Most States are Cutting Education Budgets
The Center on Budget and Policy Priorities is an excellent resource for information about the harsh realities of school budget cuts. As they pointed out in 2009,
“Thirty-six states have cut education or proposed such cuts because they face massive, devastating budget deficits in this recession.
The combination of rising unemployment, declining consumer spending, declining asset values, and foreclosures has led to declining state revenues. And the number of people in poverty is growing, adding costs to state budgets for programs such as Medicaid and social services.
Education is by far the largest component of state budgets. Some 46 percent of all state general fund expenditures is devoted to elementary, secondary, and higher education.
Nearly all states are required to balance their general fund budgets. When large budget deficits develop, education often is cut deeply.
The following details cuts in education funding and programs that states have made as they enacted their fiscal year 2009 budgets, additional cuts as they faced mid-year deficits, and cuts that have been proposed for the upcoming fiscal year… At least 20 states have implemented cuts to K-12 education. At least six additional states are proposing such cuts.” See the full report here, and click below to get an idea of what budget cuts have meant to schools over the last couple years.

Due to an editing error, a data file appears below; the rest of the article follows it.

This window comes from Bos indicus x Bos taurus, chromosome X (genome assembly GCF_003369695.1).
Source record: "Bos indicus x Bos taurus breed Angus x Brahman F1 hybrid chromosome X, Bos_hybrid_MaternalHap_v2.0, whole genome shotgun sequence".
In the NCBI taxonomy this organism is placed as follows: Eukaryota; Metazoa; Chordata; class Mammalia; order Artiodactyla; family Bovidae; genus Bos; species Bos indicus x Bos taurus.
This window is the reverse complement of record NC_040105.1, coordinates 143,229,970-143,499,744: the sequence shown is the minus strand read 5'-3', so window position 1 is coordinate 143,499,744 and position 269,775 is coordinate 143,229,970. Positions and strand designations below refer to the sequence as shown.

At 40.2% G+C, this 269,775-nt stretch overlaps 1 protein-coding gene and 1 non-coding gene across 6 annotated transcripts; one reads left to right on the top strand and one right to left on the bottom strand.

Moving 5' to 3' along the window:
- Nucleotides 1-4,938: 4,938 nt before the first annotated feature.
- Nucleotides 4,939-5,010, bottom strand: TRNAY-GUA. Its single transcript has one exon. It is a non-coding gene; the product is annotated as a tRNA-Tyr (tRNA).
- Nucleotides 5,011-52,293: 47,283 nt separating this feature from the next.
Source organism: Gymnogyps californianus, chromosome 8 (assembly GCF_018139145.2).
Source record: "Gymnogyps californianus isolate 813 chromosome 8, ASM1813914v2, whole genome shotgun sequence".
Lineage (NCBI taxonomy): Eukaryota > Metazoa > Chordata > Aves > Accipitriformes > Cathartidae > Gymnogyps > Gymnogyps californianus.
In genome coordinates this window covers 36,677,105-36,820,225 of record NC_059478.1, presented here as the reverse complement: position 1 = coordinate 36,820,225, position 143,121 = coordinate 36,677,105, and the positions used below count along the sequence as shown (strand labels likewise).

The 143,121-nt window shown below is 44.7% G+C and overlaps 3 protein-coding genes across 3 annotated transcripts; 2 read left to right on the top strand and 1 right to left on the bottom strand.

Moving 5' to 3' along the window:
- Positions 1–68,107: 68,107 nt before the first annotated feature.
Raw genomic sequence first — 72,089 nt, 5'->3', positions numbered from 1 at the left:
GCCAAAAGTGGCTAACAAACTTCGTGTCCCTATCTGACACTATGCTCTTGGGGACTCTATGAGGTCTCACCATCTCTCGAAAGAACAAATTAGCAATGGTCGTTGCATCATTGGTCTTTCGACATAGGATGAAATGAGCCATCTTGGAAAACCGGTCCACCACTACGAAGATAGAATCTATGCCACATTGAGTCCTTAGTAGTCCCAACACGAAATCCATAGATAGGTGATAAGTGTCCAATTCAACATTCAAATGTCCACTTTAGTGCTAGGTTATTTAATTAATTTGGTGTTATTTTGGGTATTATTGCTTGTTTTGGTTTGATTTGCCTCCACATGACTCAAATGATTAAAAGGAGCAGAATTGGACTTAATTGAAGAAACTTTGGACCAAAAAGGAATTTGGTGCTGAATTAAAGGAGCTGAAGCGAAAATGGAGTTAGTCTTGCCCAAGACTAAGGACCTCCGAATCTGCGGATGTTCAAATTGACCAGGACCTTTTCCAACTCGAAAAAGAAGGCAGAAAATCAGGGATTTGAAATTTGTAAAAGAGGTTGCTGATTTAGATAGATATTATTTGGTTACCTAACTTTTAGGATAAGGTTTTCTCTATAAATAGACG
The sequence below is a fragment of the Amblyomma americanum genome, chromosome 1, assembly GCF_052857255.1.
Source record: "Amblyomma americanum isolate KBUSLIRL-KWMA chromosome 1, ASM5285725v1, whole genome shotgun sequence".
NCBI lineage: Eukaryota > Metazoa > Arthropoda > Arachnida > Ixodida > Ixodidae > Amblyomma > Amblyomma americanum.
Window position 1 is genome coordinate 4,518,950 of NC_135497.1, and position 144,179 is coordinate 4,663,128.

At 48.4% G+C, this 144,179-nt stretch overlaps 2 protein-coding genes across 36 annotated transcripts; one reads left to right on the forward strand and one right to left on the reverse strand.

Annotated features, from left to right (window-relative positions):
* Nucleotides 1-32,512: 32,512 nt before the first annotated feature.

- States Continue to Feel Recession’s Impact
- State Revenues Plummet
- Policy Points: Recession Still Causing Trouble for States
- An Update on State Budget Cuts